Earworms of the Week
“The Trooper” – Iron Maiden
“Immigrant Song” – Led Zeppelin
After more than two years of “London Calling” as my ringtone, I finally contemplated a change this week. One of the problems with choosing a song as your ringtone is that, whenever you hear that song, you immediate reaction is to reach for your phone. This exact thing happened to me this week and prompted the thought that perhaps a change was due. These two songs represent my shortlist. Both are fine records, but I’m leaning towards Led Zeppelin mostly because of the Viking Kittens. I think maybe I’ll give it a trial and see how it feels. You don’t really know how you’ll feel about your ringtone playing in a room full of people at work until you’ve road-tested it. The Clash passed that test with flying colours, and I’m hoping for something similar with Led Zep. Time will tell.
My wife’s ringtone will remain as the Imperial March, obviously.
“Psychotherapy” - Ramones
Because, as I said last week, sometimes you just can’t beat the Ramones. Like AC/DC, it’s glorious in its unchanging simplicity. I think I first heard this song via the Skid Row cover. Imagine!
“Molly’s Chambers” – Kings of Leon
They were brilliant for their first two albums, and then they began the slow descent towards becoming the Eagles. Ah well, it was good while it lasted, and I’m happy for their success. I preferred them when they had absurd haircuts, avant-garde facial hair and completely incomprehensible lyrics. They still have that last bit intact, but they just aren’t as raw and urgent now as they were back then. More’s the pity.
“Fugitive Motel” – Elbow
Like the Kings of Leon, another band that I got into at more or less the very beginning. With Elbow, it was when Yahoo or someone was hosting a steam of “Red”. Unlike the Kings of Leon, I’m inclined to think that Elbow are one of those bands who have got better and better as they’ve got older. Their last album, for me, was one of their very finest. “Fugitive Motel” is ancient by comparison, from 2003, but it might just be my favourite Elbow song. Always a highlight of their live set when they do occasionally play it. I love the playful lyrics:
"I'm tired" I said
"You always look tired" she said
"I'm admired" I said
"You always look tired" she said
Guy Garvey is such an old, but realistic, romantic.
“Talk” – Coldplay
I checked out of Coldplay’s career a couple of albums ago, and I’ve heard nothing recently that is making me want to get back onboard. Still, listening to X&Y, I’m reminded of why I loved them in the first place. Sure, Chris Martin is overly fond of a certain unspecified relationship anxiety in his lyrics, but at this point, I still found it charming. The Kraftwerk riff probably helps, mind….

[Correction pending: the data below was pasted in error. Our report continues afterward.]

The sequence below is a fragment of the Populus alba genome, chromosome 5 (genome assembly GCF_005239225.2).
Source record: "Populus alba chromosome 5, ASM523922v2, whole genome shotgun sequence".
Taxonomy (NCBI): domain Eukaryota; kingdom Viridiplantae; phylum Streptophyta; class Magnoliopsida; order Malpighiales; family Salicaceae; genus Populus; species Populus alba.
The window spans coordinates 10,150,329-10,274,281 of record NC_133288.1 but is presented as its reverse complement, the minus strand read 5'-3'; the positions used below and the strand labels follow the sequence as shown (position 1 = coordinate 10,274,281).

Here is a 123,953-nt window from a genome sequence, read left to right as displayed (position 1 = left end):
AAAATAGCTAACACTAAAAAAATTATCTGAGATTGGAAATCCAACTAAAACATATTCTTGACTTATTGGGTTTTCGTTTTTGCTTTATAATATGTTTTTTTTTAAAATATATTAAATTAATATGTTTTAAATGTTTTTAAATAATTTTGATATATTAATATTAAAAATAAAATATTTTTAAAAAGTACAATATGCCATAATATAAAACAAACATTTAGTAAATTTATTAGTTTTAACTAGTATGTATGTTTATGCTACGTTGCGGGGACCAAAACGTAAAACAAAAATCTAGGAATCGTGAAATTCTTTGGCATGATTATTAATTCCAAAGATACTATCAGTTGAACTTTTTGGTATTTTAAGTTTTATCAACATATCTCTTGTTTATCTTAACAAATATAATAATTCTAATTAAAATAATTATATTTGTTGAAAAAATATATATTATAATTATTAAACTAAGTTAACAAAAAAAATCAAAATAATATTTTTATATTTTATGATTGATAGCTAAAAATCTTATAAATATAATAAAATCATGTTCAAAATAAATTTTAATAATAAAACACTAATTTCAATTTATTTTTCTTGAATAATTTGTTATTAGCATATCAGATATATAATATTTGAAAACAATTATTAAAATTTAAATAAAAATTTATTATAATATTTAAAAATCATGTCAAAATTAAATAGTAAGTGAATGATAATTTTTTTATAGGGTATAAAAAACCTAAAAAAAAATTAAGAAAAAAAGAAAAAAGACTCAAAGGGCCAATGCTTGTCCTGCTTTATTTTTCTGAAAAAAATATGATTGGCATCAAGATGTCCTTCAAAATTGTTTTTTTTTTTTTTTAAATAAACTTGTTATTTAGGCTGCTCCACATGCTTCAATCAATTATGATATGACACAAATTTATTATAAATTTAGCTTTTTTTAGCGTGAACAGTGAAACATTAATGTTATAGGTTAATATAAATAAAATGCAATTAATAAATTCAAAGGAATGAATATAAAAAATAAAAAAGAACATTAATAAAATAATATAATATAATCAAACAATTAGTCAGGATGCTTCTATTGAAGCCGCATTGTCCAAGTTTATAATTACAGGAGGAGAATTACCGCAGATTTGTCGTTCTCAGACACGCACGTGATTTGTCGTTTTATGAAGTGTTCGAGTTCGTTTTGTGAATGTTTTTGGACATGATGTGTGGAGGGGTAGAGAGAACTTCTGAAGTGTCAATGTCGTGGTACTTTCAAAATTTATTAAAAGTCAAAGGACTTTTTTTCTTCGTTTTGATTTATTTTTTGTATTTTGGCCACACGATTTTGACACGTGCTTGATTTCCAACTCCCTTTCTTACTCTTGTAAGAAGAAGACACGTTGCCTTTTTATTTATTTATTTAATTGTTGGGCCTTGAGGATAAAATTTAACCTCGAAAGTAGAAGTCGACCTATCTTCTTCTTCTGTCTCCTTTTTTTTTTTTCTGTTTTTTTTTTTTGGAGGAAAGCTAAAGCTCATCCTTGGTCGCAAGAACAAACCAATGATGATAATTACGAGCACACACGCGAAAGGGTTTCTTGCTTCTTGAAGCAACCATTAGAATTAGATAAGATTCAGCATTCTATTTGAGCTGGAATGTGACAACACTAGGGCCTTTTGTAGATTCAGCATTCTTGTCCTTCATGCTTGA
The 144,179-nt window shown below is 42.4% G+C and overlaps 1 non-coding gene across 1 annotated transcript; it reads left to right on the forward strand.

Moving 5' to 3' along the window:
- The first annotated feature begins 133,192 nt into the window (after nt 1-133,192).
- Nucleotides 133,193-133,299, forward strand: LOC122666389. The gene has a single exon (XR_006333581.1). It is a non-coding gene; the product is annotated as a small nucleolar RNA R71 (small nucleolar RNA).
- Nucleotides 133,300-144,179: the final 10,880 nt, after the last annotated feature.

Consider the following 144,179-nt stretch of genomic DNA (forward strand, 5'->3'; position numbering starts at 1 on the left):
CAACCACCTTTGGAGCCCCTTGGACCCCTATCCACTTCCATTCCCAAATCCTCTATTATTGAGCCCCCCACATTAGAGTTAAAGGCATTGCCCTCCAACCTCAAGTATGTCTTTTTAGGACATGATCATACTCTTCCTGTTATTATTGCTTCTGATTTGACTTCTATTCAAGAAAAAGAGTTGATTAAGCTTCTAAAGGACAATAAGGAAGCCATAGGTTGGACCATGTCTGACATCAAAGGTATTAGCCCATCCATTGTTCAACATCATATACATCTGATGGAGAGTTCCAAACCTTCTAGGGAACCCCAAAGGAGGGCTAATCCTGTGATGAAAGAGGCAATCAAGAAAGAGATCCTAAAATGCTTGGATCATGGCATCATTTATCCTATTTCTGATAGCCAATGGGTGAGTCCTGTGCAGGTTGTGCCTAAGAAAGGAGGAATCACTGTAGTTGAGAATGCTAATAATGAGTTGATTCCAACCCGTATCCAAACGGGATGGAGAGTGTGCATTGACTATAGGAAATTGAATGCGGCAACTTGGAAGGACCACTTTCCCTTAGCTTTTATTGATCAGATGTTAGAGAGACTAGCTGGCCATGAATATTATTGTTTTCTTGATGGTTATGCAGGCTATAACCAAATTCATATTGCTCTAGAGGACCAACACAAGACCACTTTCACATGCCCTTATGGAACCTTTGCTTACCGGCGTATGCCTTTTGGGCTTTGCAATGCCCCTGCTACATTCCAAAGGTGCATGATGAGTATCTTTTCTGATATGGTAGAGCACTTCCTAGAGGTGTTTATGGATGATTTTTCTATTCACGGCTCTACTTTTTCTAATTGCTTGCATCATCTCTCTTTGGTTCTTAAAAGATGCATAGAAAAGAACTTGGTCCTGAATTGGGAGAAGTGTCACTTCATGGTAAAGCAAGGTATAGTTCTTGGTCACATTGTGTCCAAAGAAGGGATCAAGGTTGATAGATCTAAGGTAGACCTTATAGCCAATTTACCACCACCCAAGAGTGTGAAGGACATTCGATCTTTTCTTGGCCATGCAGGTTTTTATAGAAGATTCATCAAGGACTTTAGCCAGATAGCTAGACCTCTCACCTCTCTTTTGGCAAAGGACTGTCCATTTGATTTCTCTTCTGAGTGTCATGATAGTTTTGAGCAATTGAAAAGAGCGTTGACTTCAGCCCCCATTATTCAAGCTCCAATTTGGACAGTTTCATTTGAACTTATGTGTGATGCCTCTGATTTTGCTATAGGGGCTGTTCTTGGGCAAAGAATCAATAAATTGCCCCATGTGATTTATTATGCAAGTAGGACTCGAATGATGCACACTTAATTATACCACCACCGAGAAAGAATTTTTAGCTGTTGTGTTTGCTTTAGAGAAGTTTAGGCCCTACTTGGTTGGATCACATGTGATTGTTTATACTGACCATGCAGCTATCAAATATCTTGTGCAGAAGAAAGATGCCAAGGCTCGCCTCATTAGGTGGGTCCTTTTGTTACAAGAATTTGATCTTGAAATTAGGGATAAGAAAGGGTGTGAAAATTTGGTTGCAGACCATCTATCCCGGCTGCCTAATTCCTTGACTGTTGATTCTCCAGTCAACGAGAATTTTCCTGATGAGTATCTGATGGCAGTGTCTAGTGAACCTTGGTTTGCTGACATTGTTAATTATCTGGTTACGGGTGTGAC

“Gepetto” – Belly
Back in the Summer of 1993, I had a portable cassette player in my car and three albums on an almost permanent rotation: “Modern Life Is Rubbish”, “Suede” and “Star” by Belly (I’m pretty sure I still have the tapes too, even if I’m no longer sure I have anything to play them on). Even now, I couldn’t honestly tell you that it wasn’t the Belly album that I loved best of all. I never saw Tanya Donnelly perform live, but I guess it’s not yet too late. Now I think of it, I’m not even sure I’ve got this album ripped as an MP3. I really need to get onto that, eh? Songs like “Dusted”, “Feed the Tree” and this one ought to be enough of a reason. Hmm. I reckon this might have popped into my head with all this talk about the “Fables” comic books…..
“Moving On” – James
Instantly recognisable as James and an instant classic. Damn but they’re a good band and they haven’t lost it. (Great video too, incidentally)
“Northern Sky”/ “Black Eyed Dog” – Nick Drake
It’s 40 years this week since Nick Drake died. One of my friends has written about just that in the Telegraph. I got into Drake almost by accident, picking up a copy of “Way to Blue: an introduction to Nick Drake” in Our Price Milton Keynes, I think after reading a review in Q magazine. Even though I was a heavy metal head, there was something about his beautiful and intricate music that really connected with me. I’ve been hooked ever since. He’s pretty much my go-to guy for late night listening. Gone too young. He was twenty-six years old when he killed himself. 26. So much talent. Listen to “Black Eyed Dog” and shudder at how depression can take hold of people’s lives.
“Helicopter” – Bloc Party
The song that got me into Bloc Party and still the song that explodes out of the speakers when I play “Silent Alarm”. I first saw them perform this song on Later…. With Jools Holland, I think on the same show as Keane and Interpol also appearing, although perhaps my memory is playing tricks on me there (it was November 2004, and apparently Ray La Montagne was on the same show too). As ever with that show, you give a band you don't know a couple of seconds to grab your attention before doing something else or just winding on to the band you like. Well, this grabbed me in seconds. Apart from anything else, that's a brilliant drummer. I saw them at Rock City not long afterwards, after the release of their debut album. That gig was the fullest I’ve ever experienced Rock City, and although I was ten years younger than I am now, I still felt like comfortably the oldest person in the room. Good times. It’s just an electrifying, propulsive piece of rock music.
Right, well that’s it from me for the week. You might not like these posts (and my wife tends to skip over them), but least it isn’t another post about running, eh?
Have a good weekend, y’all.